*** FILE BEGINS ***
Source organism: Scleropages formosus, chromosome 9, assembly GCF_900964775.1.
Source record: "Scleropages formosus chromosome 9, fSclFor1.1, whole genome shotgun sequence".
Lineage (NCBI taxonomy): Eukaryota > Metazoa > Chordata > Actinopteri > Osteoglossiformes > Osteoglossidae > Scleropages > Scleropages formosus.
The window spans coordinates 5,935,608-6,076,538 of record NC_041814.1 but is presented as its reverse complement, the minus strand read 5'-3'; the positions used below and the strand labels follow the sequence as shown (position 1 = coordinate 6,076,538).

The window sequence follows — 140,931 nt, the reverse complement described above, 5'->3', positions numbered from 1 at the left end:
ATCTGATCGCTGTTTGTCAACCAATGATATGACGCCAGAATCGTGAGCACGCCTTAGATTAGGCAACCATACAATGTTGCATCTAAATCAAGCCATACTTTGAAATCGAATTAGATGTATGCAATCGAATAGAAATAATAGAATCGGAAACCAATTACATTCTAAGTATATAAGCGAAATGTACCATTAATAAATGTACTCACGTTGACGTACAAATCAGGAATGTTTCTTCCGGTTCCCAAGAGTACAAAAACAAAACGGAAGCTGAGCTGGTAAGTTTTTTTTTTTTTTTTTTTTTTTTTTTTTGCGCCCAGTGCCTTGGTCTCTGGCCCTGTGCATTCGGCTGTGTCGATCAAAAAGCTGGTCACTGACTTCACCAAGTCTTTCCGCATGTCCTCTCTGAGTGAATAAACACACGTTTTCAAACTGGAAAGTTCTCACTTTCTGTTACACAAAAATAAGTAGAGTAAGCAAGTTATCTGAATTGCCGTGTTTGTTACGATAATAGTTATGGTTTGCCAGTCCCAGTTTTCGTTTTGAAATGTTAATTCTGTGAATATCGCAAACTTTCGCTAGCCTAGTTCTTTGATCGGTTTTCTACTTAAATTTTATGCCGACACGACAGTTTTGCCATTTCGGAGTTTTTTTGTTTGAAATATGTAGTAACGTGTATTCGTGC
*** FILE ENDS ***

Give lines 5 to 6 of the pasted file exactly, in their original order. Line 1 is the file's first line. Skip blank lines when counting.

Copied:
The window sequence follows — 140,931 nt, the reverse complement described above, 5'->3', positions numbered from 1 at the left end:
ATCTGATCGCTGTTTGTCAACCAATGATATGACGCCAGAATCGTGAGCACGCCTTAGATTAGGCAACCATACAATGTTGCATCTAAATCAAGCCATACTTTGAAATCGAATTAGATGTATGCAATCGAATAGAAATAATAGAATCGGAAACCAATTACATTCTAAGTATATAAGCGAAATGTACCATTAATAAATGTACTCACGTTGACGTACAAATCAGGAATGTTTCTTCCGGTTCCCAAGAGTACAAAAACAAAACGGAAGCTGAGCTGGTAAGTTTTTTTTTTTTTTTTTTTTTTTTTTTTTGCGCCCAGTGCCTTGGTCTCTGGCCCTGTGCATTCGGCTGTGTCGATCAAAAAGCTGGTCACTGACTTCACCAAGTCTTTCCGCATGTCCTCTCTGAGTGAATAAACACACGTTTTCAAACTGGAAAGTTCTCACTTTCTGTTACACAAAAATAAGTAGAGTAAGCAAGTTATCTGAATTGCCGTGTTTGTTACGATAATAGTTATGGTTTGCCAGTCCCAGTTTTCGTTTTGAAATGTTAATTCTGTGAATATCGCAAACTTTCGCTAGCCTAGTTCTTTGATCGGTTTTCTACTTAAATTTTATGCCGACACGACAGTTTTGCCATTTCGGAGTTTTTTTGTTTGAAATATGTAGTAACGTGTATTCGTGC